Whilst over the past few hundred years, society and democracy have developed and changed beyond recognition, our voting system has failed to keep pace. Indeed, for decades, our system of First Past The Post has resulted in disproportionate election outcomes. Yet, without a hint of irony, the government has announced the first week of July will be hailed ‘National Democracy Week’. Despite being billed a celebration of British democracy, this week-long event comes as our government still refuses to even consider, let alone support a more proportional electoral system.
First Past The Post: The issues
Whilst today, all adults are allowed to vote- thanks to First Past the Post (FPTP)- most of the population do not have a vote that truly counts or is an influence in the composition of Parliament. Most recently, in the 2017 general election, 68% of the votes cast had no impact on the result, either going to losing candidates or simply bolstering ‘safe seats’.
First Past the Post ultimately fails to establish a reliable and fair link between a proportion of votes won by parties and the seats gained. This occurs because the system is concerned mainly with the election of individual political candidates rather than the representation of political parties as a whole. In recent decades, our electoral system has often resulted in ‘systematic biases’. Indeed, the disproportionality of FPTP is not random. Certain parties (namely the Conservatives and Labour Party) achieve well in elections, while other small parties frequently suffer.
Often, large parties benefit at the complete expense of smaller parties and therefore political diversity is suppressed. The ‘winner takes all’ effect means that 100 percent of representation is gained in each constituency by a single candidate, and therefore a single party. Winning candidates tend to come from large parties, as these are the parties whose candidates are most likely to be ‘first past the post’ in the sense of winning plurality support. With First Past the Post, Parliament fails to reflect the way citizens vote. It denies millions of people representation of their choosing. In the 2017 general election, for example, the Green Party, Liberal Democrats and UKIP received 11% of votes between them, yet they shared just 2% of seats. The 2015 General Election was even worse. The same three parties received almost a quarter of all the votes cast, yet these parties shared just 1.5% of seats.
Consequently, voters are discouraged from supporting small parties because they know that they are unlikely to win seats, and even more unlikely to win the overall elections. This is the problem of so-called ‘wasted votes’. A proportion of voters are therefore inclined to vote for large parties on the ground that they are the ‘least bad’ of the two because rather they are their first preference party. Yet, it isn’t just votes for losing candidates that go to waste. Votes for winning candidates above and beyond what was needed to win a particular constituency, count for nothing. A seat won by, say, a 40,000 vote majority has the same outcome as a seat won by a single vote: both elect just a single MP.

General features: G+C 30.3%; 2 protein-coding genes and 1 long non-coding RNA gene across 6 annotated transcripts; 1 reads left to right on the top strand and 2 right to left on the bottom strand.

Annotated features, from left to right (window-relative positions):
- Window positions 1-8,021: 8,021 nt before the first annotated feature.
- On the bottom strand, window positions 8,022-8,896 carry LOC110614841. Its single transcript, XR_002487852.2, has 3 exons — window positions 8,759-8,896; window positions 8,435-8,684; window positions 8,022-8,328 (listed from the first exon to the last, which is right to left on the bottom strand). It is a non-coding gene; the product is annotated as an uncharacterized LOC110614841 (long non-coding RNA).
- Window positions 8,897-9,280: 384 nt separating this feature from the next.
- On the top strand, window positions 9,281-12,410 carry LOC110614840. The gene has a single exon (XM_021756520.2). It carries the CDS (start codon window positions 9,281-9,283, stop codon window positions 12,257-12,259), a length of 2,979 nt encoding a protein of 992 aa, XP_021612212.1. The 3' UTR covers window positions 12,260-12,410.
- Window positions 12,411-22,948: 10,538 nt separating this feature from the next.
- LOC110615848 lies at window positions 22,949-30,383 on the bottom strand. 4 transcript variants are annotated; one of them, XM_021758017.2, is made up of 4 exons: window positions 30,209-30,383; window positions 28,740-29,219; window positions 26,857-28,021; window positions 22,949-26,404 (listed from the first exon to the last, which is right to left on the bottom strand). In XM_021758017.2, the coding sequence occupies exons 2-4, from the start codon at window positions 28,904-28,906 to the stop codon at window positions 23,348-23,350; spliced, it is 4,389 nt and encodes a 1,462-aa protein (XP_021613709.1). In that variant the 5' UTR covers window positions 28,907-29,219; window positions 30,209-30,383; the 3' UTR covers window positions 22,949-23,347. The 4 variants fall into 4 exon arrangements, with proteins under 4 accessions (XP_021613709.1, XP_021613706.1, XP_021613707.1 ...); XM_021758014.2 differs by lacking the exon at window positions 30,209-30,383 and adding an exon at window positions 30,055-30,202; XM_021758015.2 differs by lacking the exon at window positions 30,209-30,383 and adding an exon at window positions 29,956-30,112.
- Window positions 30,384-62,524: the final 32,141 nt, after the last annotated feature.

However, MakeVotesMatter hopes to change this. That is why on 30th June, the pressure group will be launching ‘Demand Democracy Day’, a day of national campaigning. In a hope to advertise the benefits of Proportional Representation (PR), members from the group will be hitting the streets to talk to the public, test the government’s “celebration”, sign people up to the group’s petition and demand that political figures support fairer votes.
Proportional Representation: The way forward?
Proportional Representation allows politicians the possibility of working together, co-operating and coming to a consensus in the long-term interests of the country. It makes policy-making by consensus possible, enabling lasting decisions to be made on crucial issues.
Significantly, most democracies use some form of PR for their general elections. There are a variety of different forms- each with their own features. Crucially, no proportional system is as flawed as First Past the Post. What’s more, many systems of PR-which boast strong constituency links, enhanced voter choice and greater accountability-are undoubtedly better.
MakeVotesMatter does not campaign for a preferred voting system. Instead, it aims to build greater consensus between political parties and organisations about the requirements of suitable proportional systems. Even so, there are a number of tried-and-tested forms of Proportional Representation which would be more than appropriate for use in general elections.
The UK could, for example, greatly benefit from the Additional Member System. Already used to elect the Scottish Parliament and for general elections in Germany, half the number of MPs are elected to single-member constituencies. The other half would be elected to represent ‘multi-member’ constituencies. This is highly beneficial. In Scotland, such a system means that each voter not only has one Member of the Scottish Parliament accountable to the constituency but seven MSPs responsible for their region. Here, there are greater opportunities to seek true representation.